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Old 01-23-2019, 04:21 PM   #11
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Is there a chance you're axle was filled with conventional oil?

The symptoms sure sound like LSD chatter. However, a fresh oil change with synthetic (as spec'd by Ford) should take care of it. You should only need friction modifier if the oil has gotten really hot.

Since there was no improvement, I'd suspect they either used regular gear oil (which probably needs a couple bottles of friction modifier at least) or there is something worn out in there.

FWIW - if your rear axle was filled with conventional, Ford says that's only good for 3,000 miles in the E-series.
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Old 01-23-2019, 04:32 PM   #12
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The fluid change was done at Galpin Ford, usually considered to know what they are doing. I think the current plan is to take the van to Agile Offroad and have them install an ARB locker in the rear. There is a suspension issue and a few other things that they are well qualified to take care of also at the same time. Gearing will stay the same as the only issue I have is the inaccurate speedometer which I solved long ago by using a Garmin navigator that shows my speed based on the GPS.
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Old 01-23-2019, 05:03 PM   #13
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Don't know if your 2010 model would work the same as my 2007 - but when I had my gearing changed I went to the local Ford dealer and they were able to electronically change the calibration of the speedo/odometer to correct for the new gearing.
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Old 01-23-2019, 05:14 PM   #14
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Originally Posted by deserteagle56 View Post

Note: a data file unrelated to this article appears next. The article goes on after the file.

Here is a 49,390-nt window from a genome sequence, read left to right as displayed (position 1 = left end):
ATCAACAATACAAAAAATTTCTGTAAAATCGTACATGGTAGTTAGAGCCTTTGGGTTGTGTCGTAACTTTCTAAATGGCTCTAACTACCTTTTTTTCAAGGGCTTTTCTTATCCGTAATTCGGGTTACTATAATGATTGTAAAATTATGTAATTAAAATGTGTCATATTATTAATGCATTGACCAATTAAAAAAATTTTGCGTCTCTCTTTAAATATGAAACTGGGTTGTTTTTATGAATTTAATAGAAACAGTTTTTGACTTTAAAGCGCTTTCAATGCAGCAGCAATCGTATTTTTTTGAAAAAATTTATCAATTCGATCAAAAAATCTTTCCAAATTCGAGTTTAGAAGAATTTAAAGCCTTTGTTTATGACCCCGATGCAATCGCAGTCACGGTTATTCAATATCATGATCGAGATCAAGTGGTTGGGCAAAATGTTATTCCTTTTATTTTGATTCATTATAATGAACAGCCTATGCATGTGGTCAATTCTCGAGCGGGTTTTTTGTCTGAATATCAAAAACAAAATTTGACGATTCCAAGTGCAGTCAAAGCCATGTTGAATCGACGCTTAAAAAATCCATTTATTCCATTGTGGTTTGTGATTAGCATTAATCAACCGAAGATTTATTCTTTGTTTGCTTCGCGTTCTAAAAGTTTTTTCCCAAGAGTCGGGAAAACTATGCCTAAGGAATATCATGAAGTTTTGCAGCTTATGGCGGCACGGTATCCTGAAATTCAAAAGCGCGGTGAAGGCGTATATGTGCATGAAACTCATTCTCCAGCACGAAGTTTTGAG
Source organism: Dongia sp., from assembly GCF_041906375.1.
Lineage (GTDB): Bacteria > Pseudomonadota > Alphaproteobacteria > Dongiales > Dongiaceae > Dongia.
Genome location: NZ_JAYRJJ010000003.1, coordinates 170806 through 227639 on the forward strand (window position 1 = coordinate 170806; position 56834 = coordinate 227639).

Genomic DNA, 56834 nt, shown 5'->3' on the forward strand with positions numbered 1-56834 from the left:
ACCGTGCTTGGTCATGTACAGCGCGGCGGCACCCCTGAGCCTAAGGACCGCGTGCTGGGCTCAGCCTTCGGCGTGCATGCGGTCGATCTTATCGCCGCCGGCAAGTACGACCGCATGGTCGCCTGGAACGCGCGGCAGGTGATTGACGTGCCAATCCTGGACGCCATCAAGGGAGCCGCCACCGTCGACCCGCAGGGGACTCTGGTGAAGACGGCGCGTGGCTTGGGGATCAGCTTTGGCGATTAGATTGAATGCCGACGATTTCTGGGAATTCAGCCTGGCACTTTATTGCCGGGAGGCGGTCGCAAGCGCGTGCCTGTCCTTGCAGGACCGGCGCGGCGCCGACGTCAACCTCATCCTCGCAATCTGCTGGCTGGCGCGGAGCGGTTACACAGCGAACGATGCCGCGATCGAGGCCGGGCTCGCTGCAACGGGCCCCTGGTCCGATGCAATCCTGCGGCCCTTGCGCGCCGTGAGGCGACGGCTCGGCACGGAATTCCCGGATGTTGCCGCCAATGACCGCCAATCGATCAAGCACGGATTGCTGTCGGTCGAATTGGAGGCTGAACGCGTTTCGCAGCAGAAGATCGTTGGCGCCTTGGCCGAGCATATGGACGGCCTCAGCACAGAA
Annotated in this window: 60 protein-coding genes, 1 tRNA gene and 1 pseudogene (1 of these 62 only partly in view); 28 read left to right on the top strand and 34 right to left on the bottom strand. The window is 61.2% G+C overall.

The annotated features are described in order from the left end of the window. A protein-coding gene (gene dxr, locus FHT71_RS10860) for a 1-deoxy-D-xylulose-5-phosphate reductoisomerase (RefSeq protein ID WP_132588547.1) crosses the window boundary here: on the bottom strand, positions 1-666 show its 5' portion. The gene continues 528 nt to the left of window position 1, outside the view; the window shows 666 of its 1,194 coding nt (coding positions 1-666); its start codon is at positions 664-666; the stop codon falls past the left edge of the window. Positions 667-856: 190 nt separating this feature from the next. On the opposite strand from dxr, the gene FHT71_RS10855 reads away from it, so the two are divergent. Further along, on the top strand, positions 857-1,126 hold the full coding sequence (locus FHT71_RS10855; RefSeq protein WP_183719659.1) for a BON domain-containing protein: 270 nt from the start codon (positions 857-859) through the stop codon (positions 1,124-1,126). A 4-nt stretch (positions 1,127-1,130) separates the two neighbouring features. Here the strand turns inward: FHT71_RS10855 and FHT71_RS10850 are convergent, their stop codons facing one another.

Don't know if your 2010 model would work the same as my 2007 - but when I had my gearing changed I went to the local Ford dealer and they were able to electronically change the calibration of the speedo/odometer to correct for the new gearing.
After 2008, electronically changing the speedometer became more difficult. Where you could once enter any gear ratio you wanted to compensate, one now only had standard gear ratios to choose from. At least that's how it was explained to me in 2010. Agile has a wizard that can do the change but it adds to the expense. I may or may not have it done.
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Old 01-23-2019, 05:19 PM   #15
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FWIW - if your rear axle was filled with conventional, Ford says that's only good for 3,000 miles in the E-series.
Wah? Did you forget a 0 or is that really the spec? I've been running good ole Lucas dino 85W-140 oil in my FF D60 with no issues. That's also what ARB recommended. The caveat being that I have an open diff with an ARB locker so no L/S.
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Old 01-23-2019, 06:48 PM   #16
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I have a full float Sterling 10.5 with an LSD that I know is working. It has never made any such noises. So I don't think this is a matter that they are all like that, or have to be like that.

I'm using Mobil 1 75W-140 gear oil, and it claims that "in most applications" additional friction modifiers are not required. This statement seems to be working out for me so far. I think I have around 30k miles on that fill now.

However, I am not inherently trying to make these gears last forever. If/when they go, I'll re-gear lower. I'm on 33 1/2" tires with a 3.73 ratio. I may do so regardless.
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Old 01-23-2019, 07:54 PM   #17
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Wah? Did you forget a 0 or is that really the spec? I've been running good ole Lucas dino 85W-140 oil in my FF D60 with no issues. That's also what ARB recommended. The caveat being that I have an open diff with an ARB locker so no L/S.
Nope. Not a typo. Full synthetic is good for 150,000 miles. Dino gear oil is supposed to be changed frequently under severe duty: